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Trends in adult patients presenting to pediatric emergency departments

Published:April 07, 2020DOI:https://doi.org/10.1016/j.ajem.2020.04.005

      Highlights

      • Adult visits to pediatric emergency departments have increased over time.
      • Adults ages 22 and older represent approximately 2% of all pediatric ED visits each year.
      • Majority of the adults presenting to pediatric EDs do not have a childhood onset chronic condition.
      • Pregnancy related concerns and chest pain among most common presenting complaints

      Abstract

      Objective

      Adults presenting to pediatric emergency departments (PEDs) include those with complex chronic conditions (CCCs) often still followed by pediatric providers, and those without CCCs (non-CCCs). This paper describes recent trends in adults seen within PEDs, both by age subgroups and CCC status.

      Methods

      Data were retrospectively reviewed from the Pediatric Health Information System for PED visits between Jan 1, 2013 and Dec 31, 2017. Yearly visit rates were trended for all adult visits, age subgroups (18–21, 22–25, 26–40, and 41–95 years), and by CCC status. The most frequent diagnoses were reviewed for each adult age group and CCC category.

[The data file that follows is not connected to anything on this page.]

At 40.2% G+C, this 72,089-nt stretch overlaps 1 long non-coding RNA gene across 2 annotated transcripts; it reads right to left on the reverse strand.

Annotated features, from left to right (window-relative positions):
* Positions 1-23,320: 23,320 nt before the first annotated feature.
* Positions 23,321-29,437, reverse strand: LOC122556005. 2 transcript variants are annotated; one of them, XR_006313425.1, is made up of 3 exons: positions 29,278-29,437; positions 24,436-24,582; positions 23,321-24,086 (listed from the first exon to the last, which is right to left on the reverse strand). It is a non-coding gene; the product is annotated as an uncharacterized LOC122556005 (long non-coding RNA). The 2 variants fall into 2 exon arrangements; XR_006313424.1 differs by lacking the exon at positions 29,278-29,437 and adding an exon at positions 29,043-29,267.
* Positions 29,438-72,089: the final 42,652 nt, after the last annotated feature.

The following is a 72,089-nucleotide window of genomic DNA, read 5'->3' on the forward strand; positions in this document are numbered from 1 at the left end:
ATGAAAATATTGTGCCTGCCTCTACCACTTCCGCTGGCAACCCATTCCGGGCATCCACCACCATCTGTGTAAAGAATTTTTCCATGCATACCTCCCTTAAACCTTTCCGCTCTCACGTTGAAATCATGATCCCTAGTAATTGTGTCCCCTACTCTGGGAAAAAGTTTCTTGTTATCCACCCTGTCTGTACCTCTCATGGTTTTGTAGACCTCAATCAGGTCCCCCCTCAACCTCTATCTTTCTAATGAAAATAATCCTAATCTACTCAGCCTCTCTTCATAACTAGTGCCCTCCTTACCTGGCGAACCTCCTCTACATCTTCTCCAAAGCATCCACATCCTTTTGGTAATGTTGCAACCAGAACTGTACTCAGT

Results

      Rates of adult PED visits significantly increased from 3.7% in 2013 to 4.2% in 2017 (P < 0.0001). While the overall majority (88% overall and >70% for each age group) of adult PED patients were non-CCC, the rate of CCC patients increased overall (P < 0.0001), especially among older patients (41–95 years) from 8.7% in 2013 to 29% in 2017 (P < 0.0001). The most frequent CCC diagnoses were sickle cell disease (18–21 and 22–25 years), cardiac pathology (26–40 years), and hyperlipidemia (41–95 years). The most frequent non-CCC diagnoses were abdominal pain (18–21 years), pregnancy-related (22–25 and 26–40 years), and chest pain (41–95 years).

      Conclusion

      Visits to PEDs by adult patients have increased over time, with the majority of the population being represented by non-CCC adults. The results of this study can be used to guide specifics in adult medicine training during Pediatric Emergency Medicine fellowship and assist in continuing education efforts.

      Keywords

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